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The pads, the shuffle, the stance, the wristy flicks: Ashwin’s batting is a reminiscence of VVS Laxman’s artwork. AFP

Let’s not talk about Virat Kohli and his lovely cover-drives. He is always on encore, but so is Ravichandran Ashwin the second-most-talked-about-Indian-Test cricketer. Some would not agree, especially the cricket purists. They know Ashwin is the best. They say that with conviction if truth be told. But that’s how the game of cricket is being perceived. The batsmen get the most limelight, especially in India. And rarely do we see kids aspire to become bowlers. They, for that matter, hold the bat and learn to hit boundaries. Bowlers, to put things into perspective, play the supporting role. And no kid wants to play a second fiddle.

Be that as it may. We are talking about Ashwin the record-breaker. He has more Man of the Series than Sachin Tendulkar and Virender Sehwag. He takes wickets and scores runs. He takes a lot of wickets: five-fors, six-fors, seven-fors. And this is where he makes a mistake. His bowling performances eclipse his class-apart batsmanship. He is good damn good when it comes to bowling. Drift, stock-delivery, carom-ball: he is good, so much so that he steals his own thunder. He doesn’t let us talk about his batting. But that lovely cover-drive he played off James Anderson, in the Mohali Test, to reach his fifty deserves a separate piece on his batsmanship.

What followed was even more delightful a treat to the eyes, to be more precise. Apologies for the overuse of em dashes, for it is difficult for a writer to hold back her/his emotions at times.

Ashwin played a straight-drive. With a high elbow, he stood very, very still at the crease. He posed for the cameras. And why not? He timed it to perfection, as if he watched Anderson deliver it in ultra-slow motion.

Alastair Cook, Joe Root, Kohli, Ajinkya Rahane: all talismanic batsmen were present at the ground, admiring Ashwin’s batting. And in the commentary box were Sunil Gavaskar, Kapil Dev, Michael Atherton, Nasser Hossain, Ian Botham, Ravi Shastri. Mark the number of big names mentioned in this paragraph. They all witnessed Ashwin’s masterpiece against Anderson.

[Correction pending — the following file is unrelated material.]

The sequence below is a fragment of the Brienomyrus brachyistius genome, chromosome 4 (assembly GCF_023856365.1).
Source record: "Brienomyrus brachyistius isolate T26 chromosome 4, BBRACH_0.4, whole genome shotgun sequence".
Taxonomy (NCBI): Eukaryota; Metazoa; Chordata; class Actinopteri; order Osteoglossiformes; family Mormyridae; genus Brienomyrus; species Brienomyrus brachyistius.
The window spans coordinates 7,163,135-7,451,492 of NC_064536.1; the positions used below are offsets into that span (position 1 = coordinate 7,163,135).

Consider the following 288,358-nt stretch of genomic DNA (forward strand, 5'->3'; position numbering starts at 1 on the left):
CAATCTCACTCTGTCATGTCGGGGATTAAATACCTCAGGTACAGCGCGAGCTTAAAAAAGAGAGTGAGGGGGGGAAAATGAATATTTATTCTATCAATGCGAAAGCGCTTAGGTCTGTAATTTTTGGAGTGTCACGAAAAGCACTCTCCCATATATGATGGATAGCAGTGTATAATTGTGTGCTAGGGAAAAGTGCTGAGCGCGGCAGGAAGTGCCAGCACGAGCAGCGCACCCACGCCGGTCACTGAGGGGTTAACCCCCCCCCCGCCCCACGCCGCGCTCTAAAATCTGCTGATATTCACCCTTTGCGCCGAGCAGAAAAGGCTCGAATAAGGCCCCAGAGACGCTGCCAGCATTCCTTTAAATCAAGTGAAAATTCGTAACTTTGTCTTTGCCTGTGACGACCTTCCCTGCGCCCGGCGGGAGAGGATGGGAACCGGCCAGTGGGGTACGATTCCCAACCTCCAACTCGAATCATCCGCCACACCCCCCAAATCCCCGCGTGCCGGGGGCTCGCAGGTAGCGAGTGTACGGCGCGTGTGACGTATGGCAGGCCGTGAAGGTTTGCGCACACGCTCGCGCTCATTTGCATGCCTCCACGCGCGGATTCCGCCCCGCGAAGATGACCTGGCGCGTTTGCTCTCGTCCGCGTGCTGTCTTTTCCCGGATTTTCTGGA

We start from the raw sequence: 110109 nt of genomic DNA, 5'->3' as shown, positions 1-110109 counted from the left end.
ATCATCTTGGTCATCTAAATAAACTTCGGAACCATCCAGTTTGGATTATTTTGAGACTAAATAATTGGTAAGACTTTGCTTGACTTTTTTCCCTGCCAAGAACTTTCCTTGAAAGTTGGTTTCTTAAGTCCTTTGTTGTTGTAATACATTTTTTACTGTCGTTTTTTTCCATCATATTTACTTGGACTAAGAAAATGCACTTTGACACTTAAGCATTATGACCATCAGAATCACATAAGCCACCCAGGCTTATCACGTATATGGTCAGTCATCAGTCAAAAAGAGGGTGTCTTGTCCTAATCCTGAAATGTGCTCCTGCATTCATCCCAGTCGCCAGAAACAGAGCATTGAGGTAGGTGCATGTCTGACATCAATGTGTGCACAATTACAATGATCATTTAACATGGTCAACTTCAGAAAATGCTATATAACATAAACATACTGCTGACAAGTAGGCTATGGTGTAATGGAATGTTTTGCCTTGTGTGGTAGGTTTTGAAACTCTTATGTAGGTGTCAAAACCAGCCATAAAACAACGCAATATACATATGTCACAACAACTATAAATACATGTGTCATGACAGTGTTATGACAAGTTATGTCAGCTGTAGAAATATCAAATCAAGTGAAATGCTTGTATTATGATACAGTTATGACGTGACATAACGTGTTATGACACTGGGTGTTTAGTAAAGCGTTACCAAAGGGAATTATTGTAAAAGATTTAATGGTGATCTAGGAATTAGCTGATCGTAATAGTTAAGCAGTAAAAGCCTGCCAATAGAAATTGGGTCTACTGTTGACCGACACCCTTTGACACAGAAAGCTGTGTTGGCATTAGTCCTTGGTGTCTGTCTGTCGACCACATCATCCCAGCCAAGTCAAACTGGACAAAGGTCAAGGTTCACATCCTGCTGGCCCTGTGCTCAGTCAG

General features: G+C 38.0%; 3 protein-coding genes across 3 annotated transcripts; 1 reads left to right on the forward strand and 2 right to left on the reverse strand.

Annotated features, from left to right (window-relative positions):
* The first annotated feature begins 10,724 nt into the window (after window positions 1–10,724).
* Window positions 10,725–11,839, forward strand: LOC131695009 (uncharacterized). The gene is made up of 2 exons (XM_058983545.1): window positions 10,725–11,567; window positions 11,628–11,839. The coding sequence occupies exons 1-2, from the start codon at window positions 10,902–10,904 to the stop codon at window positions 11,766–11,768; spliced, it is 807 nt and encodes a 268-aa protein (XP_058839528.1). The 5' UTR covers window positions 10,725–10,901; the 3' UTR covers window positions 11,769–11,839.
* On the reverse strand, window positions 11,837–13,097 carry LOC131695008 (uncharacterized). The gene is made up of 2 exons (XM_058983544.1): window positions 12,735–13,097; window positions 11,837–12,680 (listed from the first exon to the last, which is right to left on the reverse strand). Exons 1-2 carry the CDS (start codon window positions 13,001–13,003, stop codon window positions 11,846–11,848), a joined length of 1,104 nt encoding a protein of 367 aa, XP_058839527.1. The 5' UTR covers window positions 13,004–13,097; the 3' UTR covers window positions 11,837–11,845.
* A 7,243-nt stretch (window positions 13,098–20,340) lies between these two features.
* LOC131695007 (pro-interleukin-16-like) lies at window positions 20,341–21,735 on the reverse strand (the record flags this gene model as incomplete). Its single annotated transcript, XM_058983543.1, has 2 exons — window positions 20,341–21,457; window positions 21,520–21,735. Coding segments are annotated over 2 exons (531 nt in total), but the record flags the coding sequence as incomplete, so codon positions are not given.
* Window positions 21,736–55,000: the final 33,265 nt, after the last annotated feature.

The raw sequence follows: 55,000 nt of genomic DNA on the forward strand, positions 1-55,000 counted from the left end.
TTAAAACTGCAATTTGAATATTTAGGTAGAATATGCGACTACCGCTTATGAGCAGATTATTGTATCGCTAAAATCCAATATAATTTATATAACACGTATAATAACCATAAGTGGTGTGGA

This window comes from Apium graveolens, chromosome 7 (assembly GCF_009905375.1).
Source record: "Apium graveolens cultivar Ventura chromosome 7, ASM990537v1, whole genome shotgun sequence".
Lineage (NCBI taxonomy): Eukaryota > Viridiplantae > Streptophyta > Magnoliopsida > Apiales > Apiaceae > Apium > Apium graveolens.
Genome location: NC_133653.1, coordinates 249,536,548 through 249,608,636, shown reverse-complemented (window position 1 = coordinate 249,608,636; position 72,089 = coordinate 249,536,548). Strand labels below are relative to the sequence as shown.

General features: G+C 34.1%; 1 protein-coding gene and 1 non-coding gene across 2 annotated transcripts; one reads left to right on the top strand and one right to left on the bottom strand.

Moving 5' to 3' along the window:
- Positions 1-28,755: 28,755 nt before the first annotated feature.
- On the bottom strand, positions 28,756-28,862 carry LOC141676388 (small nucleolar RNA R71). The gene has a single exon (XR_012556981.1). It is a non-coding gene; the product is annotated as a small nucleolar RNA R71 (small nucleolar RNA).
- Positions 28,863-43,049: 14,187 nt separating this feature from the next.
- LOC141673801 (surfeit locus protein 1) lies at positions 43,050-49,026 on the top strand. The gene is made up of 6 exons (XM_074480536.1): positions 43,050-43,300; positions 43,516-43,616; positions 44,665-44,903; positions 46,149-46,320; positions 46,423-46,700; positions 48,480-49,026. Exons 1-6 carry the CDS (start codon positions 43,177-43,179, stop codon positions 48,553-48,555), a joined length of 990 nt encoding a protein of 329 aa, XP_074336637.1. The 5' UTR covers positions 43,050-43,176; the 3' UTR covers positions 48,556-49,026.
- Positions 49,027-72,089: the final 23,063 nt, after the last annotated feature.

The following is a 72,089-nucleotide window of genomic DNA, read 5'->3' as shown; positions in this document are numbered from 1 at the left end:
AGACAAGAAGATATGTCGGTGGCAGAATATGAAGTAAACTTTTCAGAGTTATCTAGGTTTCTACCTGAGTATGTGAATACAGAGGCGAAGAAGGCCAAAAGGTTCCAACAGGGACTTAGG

4 hundreds and 9 half-centuries in 41 matches for someone who evolved as an all-rounder is something to take notice. And for a reason they call him the No. 1 all-rounder in the longest format.

Yes, there are a few boxes to check. Unlike Kohli, he has not been effective in foreign countries, especially Australia. However, his hundred in West Indies came at a crucial juncture. He added 213 runs with Wriddhiman Saha for the sixth wicket. Now he has at least one overseas hundred. Again, let’s not forget his prime job then was just to take wickets. Batting, in fact, is something he is naturally good at.

He is 30, and is likely to play more Tests in England, South Africa, Australia, among others. He may not have made full use of the previous opportunities he was offered. He then batted lower down the order with the tail. But he is a different character now. He bats at No. 6. He is experienced now, for he has learnt the tricks of the trade.

As a matter of fact, he now has a straight-drive against Anderson.

We haven’t shed any light on his bowling performances in major countries. All the same, let’s stick to his batting for a while. Don’t forget the straight-drive yet.

They say he has VVS Laxman-like batting style. The pads, the shuffle, the stance, the wristy flicks: they are a reminiscence of Laxman’s artwork. But the bat doesn’t come down at an angle. In fact, he plays straight-drives better than Laxman did (no, it isn’t an overstatement). He stands tall and tries to play it with a straight bat. At the same time, he opens the shoulders the way Laxman did. As a result, he gives an impression he is a significant leg-side player.

When he comes to the crease, he looks set. He shows no signs of nerves. He does not have any gameplan. He keeps it simple, and plays the ball according to its merit. And by all means, we don’t even witness any play-and-miss.

There were times when the likes of Murali Vijay, Kohli and even Rahane failed to find their feet, giving away their wickets. In came Ashwin and batted as if he is playing on different track altogether. Yes, we have witnessed such times!

Ashwin is Ashwin, and he continues being Ashwin.

So he is an all-rounder and not a specialist batsman! Why not emulate him? Why not look upto him as well, kids?

As a matter of fact, there are a few statisticians who fear Ashwin will, one day, better Kapil Dev’s record as an all-rounder. One day.

(Kaustubh S. Mayekar, a reporter at CricketCountry, played cricket at U-16 level. Like his idol Rahul Dravid, he often shadow-practises cricket shots. His Twitter handle is @kaumedy_)